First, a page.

Georgia Demands Russian Exit From Abkhazia

Abkhaz talk of war as Tbilisi calls for end to Russian peacekeeping mission

Georgia Demands Russian Exit From Abkhazia

Abkhaz talk of war as Tbilisi calls for end to Russian peacekeeping mission

Wednesday, 7 November, 2007
The situation in Abkhazia is darkening after the Georgian government demanded that Russian peacekeepers pull out of the conflict zone, following a clash on the border in which the Georgian president Mikheil Saakashvili personally intervened.

The Abkhaz authorities have said they fear a new war, while the Russian authorities have accused Tbilisi of destabilising the already fragile situation in the conflict zone. The Georgian opposition, while supporting the pullout of the Russians in principle, questioned the timing of the announcement just ahead of a major opposition rally in the Georgian capital Tbilisi.

The speaker of the Georgian parliament Nino Burjanadze confirmed on October 31 that the government is formally calling for a pullout of Russian peacekeeping troops, who have been stationed near the Abkhaz ceasefire line since 1994. She said that a decision on the timing of the withdrawal would be made after consultations with Tbilisi’s “international partners”.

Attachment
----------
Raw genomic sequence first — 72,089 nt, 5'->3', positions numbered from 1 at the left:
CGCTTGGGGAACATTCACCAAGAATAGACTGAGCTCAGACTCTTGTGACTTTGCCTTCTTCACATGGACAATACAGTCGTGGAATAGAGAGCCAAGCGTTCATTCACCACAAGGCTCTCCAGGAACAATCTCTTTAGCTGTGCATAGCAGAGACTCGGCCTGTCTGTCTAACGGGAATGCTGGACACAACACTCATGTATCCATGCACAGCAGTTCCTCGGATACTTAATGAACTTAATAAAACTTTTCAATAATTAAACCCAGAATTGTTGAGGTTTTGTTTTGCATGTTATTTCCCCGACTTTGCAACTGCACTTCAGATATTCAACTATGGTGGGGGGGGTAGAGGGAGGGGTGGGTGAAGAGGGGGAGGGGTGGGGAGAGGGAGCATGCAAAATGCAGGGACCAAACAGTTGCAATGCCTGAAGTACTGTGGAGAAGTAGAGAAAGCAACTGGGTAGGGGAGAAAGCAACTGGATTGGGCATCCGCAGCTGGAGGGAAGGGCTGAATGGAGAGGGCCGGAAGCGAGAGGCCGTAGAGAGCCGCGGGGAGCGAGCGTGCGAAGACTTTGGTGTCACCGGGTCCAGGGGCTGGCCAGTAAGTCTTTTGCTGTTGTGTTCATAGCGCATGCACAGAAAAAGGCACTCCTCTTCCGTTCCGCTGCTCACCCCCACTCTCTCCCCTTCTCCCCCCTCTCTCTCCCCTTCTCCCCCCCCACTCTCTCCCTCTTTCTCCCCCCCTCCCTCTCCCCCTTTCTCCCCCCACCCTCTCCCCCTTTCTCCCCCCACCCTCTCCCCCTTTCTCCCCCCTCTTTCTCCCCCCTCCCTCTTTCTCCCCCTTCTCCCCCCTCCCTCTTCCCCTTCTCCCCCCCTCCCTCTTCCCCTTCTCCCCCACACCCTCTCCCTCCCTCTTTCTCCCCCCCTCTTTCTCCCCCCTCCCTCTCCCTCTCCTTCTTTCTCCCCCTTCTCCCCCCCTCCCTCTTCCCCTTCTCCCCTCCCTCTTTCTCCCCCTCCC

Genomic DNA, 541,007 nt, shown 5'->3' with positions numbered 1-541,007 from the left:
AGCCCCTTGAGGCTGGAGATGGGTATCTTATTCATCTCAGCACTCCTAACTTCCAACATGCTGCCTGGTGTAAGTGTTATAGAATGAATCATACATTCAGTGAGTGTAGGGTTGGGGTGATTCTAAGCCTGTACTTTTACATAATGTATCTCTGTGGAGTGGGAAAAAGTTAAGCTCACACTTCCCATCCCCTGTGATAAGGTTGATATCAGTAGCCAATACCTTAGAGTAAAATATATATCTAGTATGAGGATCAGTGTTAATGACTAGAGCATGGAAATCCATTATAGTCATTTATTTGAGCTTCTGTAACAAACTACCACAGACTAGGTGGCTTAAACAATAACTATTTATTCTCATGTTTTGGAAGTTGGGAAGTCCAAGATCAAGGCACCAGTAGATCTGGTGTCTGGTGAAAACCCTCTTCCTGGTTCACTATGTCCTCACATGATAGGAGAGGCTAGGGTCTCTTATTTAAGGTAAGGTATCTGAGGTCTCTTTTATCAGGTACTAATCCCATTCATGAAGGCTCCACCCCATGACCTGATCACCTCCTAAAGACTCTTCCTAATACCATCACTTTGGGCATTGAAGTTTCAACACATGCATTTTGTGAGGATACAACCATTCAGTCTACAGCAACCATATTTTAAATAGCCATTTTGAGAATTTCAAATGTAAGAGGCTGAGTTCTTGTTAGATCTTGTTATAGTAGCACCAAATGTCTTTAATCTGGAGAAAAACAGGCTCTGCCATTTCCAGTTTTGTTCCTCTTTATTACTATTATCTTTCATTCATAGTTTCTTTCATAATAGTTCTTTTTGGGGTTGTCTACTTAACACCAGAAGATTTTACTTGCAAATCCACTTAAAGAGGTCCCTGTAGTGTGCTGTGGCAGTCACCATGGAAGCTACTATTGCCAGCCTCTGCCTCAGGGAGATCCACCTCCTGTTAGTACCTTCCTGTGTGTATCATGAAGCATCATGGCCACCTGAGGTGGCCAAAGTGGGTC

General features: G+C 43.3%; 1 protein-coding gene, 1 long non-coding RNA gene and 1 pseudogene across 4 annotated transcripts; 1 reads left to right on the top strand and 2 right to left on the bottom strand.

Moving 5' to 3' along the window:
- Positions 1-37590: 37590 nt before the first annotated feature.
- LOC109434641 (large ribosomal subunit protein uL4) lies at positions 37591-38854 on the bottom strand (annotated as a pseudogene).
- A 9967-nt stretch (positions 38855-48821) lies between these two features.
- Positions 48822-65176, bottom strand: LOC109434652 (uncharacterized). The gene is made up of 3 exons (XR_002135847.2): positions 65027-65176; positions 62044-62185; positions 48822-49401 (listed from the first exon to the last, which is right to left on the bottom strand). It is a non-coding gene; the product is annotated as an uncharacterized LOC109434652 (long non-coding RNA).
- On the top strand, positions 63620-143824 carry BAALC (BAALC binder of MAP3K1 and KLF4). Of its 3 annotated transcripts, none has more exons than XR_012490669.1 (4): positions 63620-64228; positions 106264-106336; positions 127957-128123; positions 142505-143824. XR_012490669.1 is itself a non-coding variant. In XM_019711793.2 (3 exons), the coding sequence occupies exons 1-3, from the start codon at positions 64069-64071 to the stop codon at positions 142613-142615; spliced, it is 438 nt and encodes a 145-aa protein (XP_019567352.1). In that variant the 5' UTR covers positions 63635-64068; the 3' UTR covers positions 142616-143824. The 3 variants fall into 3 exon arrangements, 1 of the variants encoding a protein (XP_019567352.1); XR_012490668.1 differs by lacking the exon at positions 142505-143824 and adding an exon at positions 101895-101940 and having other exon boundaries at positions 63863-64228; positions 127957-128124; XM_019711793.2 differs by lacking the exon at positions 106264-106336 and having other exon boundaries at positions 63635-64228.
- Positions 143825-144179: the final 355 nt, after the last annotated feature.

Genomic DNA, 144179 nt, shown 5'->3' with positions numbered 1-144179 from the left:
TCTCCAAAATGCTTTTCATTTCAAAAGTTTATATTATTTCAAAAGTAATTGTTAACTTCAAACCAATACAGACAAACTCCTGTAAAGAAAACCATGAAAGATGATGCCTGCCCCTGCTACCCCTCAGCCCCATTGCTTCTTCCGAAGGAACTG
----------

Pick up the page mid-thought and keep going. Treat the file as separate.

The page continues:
The Georgian parliament has already passed several resolutions calling for the withdrawal from Abkhazia of the peacekeepers, who operate under a Commonwealth of Independent States mandate, as well as those deployed in South Ossetia. Tbilisi accuses the Russians of being a partisan anti-Georgian force that is hampering the resolution of the conflict.

The Georgians also demanded the removal of the head of the peacekeeping forces, General Sergei Chaban, with Saakashvili declaring him “persona non grata” on Georgian territory.

The Georgians and Russians give different versions of an armed stand-off that occurred at the Georgian youth camp of Ganmukhuri on the administrative border with Abkhazia on October 30.

The Georgians say that around eight Russian armoured vehicles and 100 Russian peacekeepers surrounded the camp, disarmed and detained five Georgian interior ministry soldiers and then blocked a 100-metre section of road leading to the camp.

The Georgian interior ministry announced that its troops were put on a state of high alert after shots were fired.

Georgian television channels showed footage in which Russian soldiers and Georgian interior ministry troops were directing their weapons at one another and the Russians fired in the air. There were no casualties.